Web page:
Shad: because they’re there
CAMAS, Wash. – Shad have been labeled as herring on steroids and the piscatorial Rodney Dangerfield.
Although some anglers eat them, they are better as crab bait or fertilizer buried in the rose garden.
Still, shad should get some respect. They are good sport when caught on light gear, and no other fish is streaming up the Columbia River by the millions this month.
“I like to go out, catch a dozen or more, then I’ve had my fix until next year,” said Dick Borneman, a Vancouver angler. “They are kind of fun to catch although they can be maddening, too.”
Shad are fickle. A location might produce a boatload of shad today and none tomorrow.
In 2009, there were 21,217 fishing trips for shad in the lower Columbia with a kept catch of 81,144 and 3,748 released.
Eighty-nine percent of the catch came near Bonneville Dam, 4 percent in the Camas-Washougal area and the remaining 7 percent was split throughout the balance of the lower Columbia.
Small lures called shad darts produce good catches. Size 1 Dick Nite thin-bladed spoons work well, particularly nickel and brass finishes with either a red or chartreuse head.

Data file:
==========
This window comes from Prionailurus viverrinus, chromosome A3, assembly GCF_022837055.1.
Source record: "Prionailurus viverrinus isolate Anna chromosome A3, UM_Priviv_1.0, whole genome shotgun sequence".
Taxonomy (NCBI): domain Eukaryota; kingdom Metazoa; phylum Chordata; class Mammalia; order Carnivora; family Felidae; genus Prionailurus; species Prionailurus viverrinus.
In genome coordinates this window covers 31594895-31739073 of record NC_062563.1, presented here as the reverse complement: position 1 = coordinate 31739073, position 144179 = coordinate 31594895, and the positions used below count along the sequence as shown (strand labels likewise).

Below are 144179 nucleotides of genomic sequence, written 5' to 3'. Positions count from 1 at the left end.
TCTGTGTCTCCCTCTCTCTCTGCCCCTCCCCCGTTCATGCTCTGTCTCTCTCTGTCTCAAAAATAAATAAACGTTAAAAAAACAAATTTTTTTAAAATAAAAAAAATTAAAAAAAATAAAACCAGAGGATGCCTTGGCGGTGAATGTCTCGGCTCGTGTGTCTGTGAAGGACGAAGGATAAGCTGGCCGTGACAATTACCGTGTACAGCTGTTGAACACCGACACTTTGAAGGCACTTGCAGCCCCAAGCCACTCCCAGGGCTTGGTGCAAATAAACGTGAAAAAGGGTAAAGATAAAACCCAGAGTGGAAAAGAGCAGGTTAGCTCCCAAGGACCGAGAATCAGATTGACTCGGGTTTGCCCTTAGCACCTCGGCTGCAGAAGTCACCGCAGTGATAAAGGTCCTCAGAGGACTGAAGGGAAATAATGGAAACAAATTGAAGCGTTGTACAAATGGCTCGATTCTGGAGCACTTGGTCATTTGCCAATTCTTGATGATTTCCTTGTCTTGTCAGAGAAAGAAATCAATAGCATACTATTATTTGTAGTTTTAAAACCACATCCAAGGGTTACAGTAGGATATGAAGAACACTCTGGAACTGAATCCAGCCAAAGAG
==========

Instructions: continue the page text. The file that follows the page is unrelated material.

Guide Jack Glass of Troutdale, who fishes for shad in the Camas area, said outgoing tides are best.
“At Camas, the river runs harder on an outgoing tide,” Glass said. “Shad seem to run harder and bite better then.”
When the Columbia is high, he anchors in 10 feet. If the water is lower, 17-18 feet is about the right depth.
Wil Morrison, of the Washington Department of Fish and Wildlife’s Vancouver office, has developed a simple set-up that works very well for shad:
•Start with a No. 6 open-eye siwash hook.
•Slide a No. 7 gold barrel swivel on the hook and pinch the eye closed.
•Tie this on a 58-inch leader of 12-pound-test line.
•Slide on a 7/32-inch solid brass bead.
•Tie it all to a three-way swivel and add a 20-inch dropper.
“It’s really a sunny-day lure,” Morrison said. “On a dark day, pull off the brass bead and put on a red one.”
Shad like current. Fish where the Columbia is moving along at a good pace, not in the soft water.
Use a landing net if you want to keep shad. They have a soft mouth.
Also, bleed them right away if planning to eat them. Tear a gill right after you catch them so the heart pumps the blood out through the gills.
On the net: The Washington Department of Fish and Wildlife has published a complete primer on fishing for shad online at http://wdfw.wa.gov/ (Search “shad”).